‘Are Soldiers Human?’: 27 July 2010

Now then, now then…. If I could have found a web link to this workshop, I would have just posted that, but instead I’ll cut and paste the notice I received by email. I think it will be of interest to Kings of War readers, so I hope you’ll indulge my sharing it. I should state that I’m not involved with this workshop, nor will I be going, but I’ll post a few thoughts underneath the notice:

Are Soldiers Human?
Workshop at The University of Manchester
Friday 24 September 2010
Second Floor Boardroom, Arthur Lewis Building

Western militaries in conflict and post-conflict situations have
increasingly been positioned as ‘humanitarian’ actors that are expected
not only to make death, but also to bring life to the populations
subject to their interventions. This workshop seeks to engage with a
separate but related phenomenon: that of the construction and
reconstruction of soldiers as human beings, and the dense symbolic
economy that now surrounds the humanity of Western soldiers. As we are
increasingly called upon to properly mark and grieve the deaths of
military service personnel, it seems important to engage a series of
questions concerning the ways in which soldiers are made and unmade as
human beings in the first place.

· How are soldiers made to live?

· How is their humanity worked upon, for instance in military training?
To what extent are soldiers in action properly understood as human? Has
their humanity come to be transcended through the use of technologies
(including performance-changing drugs)?

· How are soldiers treated as human ‘material’, and what constraints are
posed by their humanity? Do soldiers become human only after death, in
their memorialisation?

· What are the consequences when soldiers who act ‘inhumanely’ come to
be viewed as monsters, and as outside of humanity?

· What do we mean by the ‘human’ or ‘humanity’ and can these concepts
(still) inform thinking about war?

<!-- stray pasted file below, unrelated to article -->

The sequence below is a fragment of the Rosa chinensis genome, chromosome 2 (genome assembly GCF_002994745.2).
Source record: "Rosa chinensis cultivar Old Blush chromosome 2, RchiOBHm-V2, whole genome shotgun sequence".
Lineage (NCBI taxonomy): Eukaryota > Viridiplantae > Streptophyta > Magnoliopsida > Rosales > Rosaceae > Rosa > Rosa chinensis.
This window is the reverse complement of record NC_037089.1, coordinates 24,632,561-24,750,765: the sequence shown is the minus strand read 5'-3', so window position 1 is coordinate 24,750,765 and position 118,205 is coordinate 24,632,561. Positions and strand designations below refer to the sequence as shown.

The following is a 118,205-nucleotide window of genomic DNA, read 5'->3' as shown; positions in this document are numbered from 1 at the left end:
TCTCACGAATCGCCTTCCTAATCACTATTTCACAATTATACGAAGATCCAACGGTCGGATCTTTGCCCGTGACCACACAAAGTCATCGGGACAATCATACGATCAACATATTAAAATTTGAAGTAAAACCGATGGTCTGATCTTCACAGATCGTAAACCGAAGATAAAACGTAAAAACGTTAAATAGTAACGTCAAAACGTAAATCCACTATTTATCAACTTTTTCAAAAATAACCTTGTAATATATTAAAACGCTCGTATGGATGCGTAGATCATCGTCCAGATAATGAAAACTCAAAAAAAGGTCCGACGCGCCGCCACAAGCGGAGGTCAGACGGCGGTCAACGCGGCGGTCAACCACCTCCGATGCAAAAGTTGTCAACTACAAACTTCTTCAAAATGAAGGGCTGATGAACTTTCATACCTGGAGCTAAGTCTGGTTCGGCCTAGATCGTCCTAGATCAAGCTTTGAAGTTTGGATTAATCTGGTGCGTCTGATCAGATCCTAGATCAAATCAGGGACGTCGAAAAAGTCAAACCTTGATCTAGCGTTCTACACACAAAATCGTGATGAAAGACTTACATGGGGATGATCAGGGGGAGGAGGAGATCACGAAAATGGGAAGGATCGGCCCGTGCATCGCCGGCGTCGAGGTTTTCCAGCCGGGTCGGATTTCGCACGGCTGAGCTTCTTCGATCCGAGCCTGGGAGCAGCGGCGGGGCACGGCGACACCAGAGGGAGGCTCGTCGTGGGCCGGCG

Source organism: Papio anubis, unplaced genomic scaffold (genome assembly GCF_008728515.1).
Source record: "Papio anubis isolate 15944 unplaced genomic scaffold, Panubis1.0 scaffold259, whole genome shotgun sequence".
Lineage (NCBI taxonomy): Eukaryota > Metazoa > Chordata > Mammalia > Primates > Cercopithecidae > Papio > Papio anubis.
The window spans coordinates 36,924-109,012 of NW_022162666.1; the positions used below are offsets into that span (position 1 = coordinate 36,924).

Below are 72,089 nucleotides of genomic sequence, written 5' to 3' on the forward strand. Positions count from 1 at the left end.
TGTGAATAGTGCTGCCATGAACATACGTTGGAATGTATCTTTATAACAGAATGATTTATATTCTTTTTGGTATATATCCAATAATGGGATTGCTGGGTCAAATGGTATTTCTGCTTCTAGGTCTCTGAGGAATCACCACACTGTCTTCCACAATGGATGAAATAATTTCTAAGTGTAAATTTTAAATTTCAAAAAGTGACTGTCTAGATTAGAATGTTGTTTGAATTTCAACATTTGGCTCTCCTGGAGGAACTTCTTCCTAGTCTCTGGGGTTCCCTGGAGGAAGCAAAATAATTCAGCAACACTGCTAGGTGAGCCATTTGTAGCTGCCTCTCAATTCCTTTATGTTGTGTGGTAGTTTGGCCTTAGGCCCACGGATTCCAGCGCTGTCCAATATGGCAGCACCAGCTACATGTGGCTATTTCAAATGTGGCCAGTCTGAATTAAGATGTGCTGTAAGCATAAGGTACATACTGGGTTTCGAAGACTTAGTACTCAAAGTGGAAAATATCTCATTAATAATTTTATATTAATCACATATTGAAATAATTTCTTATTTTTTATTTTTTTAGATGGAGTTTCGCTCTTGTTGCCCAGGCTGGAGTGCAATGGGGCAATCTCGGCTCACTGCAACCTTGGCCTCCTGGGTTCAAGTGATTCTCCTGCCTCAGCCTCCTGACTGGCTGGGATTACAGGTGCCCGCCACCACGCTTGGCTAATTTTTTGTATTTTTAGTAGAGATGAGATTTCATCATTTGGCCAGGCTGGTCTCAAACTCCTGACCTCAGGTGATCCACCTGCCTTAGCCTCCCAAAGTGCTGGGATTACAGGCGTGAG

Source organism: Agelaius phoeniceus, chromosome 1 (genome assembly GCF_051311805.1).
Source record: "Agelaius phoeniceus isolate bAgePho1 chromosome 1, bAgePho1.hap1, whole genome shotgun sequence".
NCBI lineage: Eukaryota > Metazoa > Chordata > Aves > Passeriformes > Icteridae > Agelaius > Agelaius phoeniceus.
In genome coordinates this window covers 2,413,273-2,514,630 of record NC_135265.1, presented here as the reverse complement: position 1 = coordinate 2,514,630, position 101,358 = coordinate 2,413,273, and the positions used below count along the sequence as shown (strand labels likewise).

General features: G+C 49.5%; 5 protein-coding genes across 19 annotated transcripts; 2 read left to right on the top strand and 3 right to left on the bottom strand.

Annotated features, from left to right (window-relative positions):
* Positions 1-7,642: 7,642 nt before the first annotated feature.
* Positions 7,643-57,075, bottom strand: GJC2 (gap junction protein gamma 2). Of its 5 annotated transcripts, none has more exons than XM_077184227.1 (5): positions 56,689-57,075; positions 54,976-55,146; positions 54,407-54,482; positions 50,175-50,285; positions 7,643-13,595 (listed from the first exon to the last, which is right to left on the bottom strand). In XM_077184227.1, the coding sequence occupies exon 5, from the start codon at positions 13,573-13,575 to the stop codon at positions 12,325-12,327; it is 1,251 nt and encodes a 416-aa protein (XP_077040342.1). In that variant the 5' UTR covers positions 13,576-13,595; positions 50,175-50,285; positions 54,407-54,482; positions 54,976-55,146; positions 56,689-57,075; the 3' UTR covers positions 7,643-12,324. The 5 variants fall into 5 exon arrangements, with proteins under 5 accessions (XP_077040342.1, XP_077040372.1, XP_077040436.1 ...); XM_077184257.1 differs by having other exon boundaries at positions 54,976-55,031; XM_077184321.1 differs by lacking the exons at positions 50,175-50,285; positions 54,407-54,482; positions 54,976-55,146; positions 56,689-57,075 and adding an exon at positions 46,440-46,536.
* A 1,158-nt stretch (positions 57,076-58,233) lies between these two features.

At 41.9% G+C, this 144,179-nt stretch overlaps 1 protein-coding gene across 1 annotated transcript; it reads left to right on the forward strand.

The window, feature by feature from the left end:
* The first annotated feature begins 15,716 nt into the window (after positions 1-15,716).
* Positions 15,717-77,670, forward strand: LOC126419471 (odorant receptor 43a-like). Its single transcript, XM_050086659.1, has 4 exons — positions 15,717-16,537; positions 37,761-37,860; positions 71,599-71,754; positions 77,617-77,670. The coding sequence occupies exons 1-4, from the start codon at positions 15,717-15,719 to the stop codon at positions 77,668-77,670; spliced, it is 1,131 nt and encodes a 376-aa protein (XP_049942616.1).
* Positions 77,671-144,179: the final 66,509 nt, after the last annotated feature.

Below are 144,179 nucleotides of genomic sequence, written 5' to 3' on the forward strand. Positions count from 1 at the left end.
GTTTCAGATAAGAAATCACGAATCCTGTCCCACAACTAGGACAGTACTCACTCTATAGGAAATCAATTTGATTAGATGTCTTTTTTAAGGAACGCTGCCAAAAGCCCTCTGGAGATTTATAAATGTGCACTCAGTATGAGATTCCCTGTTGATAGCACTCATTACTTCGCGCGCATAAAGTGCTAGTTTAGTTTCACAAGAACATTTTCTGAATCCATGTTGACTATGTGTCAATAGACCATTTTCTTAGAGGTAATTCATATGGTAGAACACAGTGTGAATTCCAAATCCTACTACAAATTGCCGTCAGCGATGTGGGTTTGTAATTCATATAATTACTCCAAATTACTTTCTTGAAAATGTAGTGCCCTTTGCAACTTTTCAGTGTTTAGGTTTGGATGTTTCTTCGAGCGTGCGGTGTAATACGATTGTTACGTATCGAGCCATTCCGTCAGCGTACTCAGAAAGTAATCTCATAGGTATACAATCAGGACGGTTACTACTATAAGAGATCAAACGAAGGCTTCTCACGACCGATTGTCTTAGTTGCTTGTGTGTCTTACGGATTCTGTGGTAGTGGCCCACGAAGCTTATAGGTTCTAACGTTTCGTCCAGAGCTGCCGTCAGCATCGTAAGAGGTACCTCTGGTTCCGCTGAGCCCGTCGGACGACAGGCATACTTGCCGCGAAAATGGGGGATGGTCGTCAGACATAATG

To register for this workshop, please contact Rebecca Whitehead,
Institute Manager, HCRI at:rebecca.whitehead@manchester.ac.uk

I know what you’re thinking. You’re thinking, we’re in the middle of a recession and the most severe spending cuts that anyone can remember…even more severe than 1983.. in fact, 1983 is going to look like a champagne-fuelled party of pound coins, compared to now… so why are the post-structual politics working group (for it is they) having a seminar about whether soldiers are human? For surely this is only likely to attract the adverse attention of those bean-counters looking to take the social sciences at the knees…

And do you know what?

It beats me.

The point about certain training regimes and drugs to inspire infantrymen to perform like robots is an interesting moral, ethical and military question. They can have my reworded version of their question. If killing other humans is inherently repellent (and the incidences of post-traumatic stress would suggest it is) then desensitising soldiers to this, removes part of their decision-making process. People should talk about this, as it might have caused problems in the theatres today, and will obviously cause mental health problems to a larger number of coalition soldiers in the future. But as for the other questions, I would need to see something pretty interesting come out of it to be convinced…

So, what do we reckon? Are soldiers human? (Dons tin hat, and hides)

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